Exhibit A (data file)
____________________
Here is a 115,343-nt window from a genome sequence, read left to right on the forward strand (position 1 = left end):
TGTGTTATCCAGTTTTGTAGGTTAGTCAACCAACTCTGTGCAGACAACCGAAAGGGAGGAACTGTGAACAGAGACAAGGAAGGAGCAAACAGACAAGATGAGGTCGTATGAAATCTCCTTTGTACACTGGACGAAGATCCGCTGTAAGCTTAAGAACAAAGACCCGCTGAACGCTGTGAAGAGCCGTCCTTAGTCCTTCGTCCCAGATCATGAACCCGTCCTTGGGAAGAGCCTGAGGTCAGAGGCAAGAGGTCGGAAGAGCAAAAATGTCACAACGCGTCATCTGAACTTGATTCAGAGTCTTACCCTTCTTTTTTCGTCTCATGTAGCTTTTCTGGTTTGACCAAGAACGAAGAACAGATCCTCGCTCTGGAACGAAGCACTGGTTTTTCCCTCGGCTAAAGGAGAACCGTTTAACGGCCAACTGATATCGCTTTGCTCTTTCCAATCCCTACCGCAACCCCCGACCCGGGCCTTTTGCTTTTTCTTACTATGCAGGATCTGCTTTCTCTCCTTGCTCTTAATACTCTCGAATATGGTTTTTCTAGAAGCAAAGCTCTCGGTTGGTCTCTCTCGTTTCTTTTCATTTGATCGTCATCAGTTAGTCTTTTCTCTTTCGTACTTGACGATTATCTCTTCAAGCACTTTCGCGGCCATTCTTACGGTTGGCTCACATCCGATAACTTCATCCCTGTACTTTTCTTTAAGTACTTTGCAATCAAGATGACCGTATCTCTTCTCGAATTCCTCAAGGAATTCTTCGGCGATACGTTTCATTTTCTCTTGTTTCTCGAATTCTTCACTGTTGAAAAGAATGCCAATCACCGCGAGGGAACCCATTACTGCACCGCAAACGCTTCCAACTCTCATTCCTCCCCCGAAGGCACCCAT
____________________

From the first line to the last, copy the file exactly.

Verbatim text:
Here is a 115,343-nt window from a genome sequence, read left to right on the forward strand (position 1 = left end):
TGTGTTATCCAGTTTTGTAGGTTAGTCAACCAACTCTGTGCAGACAACCGAAAGGGAGGAACTGTGAACAGAGACAAGGAAGGAGCAAACAGACAAGATGAGGTCGTATGAAATCTCCTTTGTACACTGGACGAAGATCCGCTGTAAGCTTAAGAACAAAGACCCGCTGAACGCTGTGAAGAGCCGTCCTTAGTCCTTCGTCCCAGATCATGAACCCGTCCTTGGGAAGAGCCTGAGGTCAGAGGCAAGAGGTCGGAAGAGCAAAAATGTCACAACGCGTCATCTGAACTTGATTCAGAGTCTTACCCTTCTTTTTTCGTCTCATGTAGCTTTTCTGGTTTGACCAAGAACGAAGAACAGATCCTCGCTCTGGAACGAAGCACTGGTTTTTCCCTCGGCTAAAGGAGAACCGTTTAACGGCCAACTGATATCGCTTTGCTCTTTCCAATCCCTACCGCAACCCCCGACCCGGGCCTTTTGCTTTTTCTTACTATGCAGGATCTGCTTTCTCTCCTTGCTCTTAATACTCTCGAATATGGTTTTTCTAGAAGCAAAGCTCTCGGTTGGTCTCTCTCGTTTCTTTTCATTTGATCGTCATCAGTTAGTCTTTTCTCTTTCGTACTTGACGATTATCTCTTCAAGCACTTTCGCGGCCATTCTTACGGTTGGCTCACATCCGATAACTTCATCCCTGTACTTTTCTTTAAGTACTTTGCAATCAAGATGACCGTATCTCTTCTCGAATTCCTCAAGGAATTCTTCGGCGATACGTTTCATTTTCTCTTGTTTCTCGAATTCTTCACTGTTGAAAAGAATGCCAATCACCGCGAGGGAACCCATTACTGCACCGCAAACGCTTCCAACTCTCATTCCTCCCCCGAAGGCACCCAT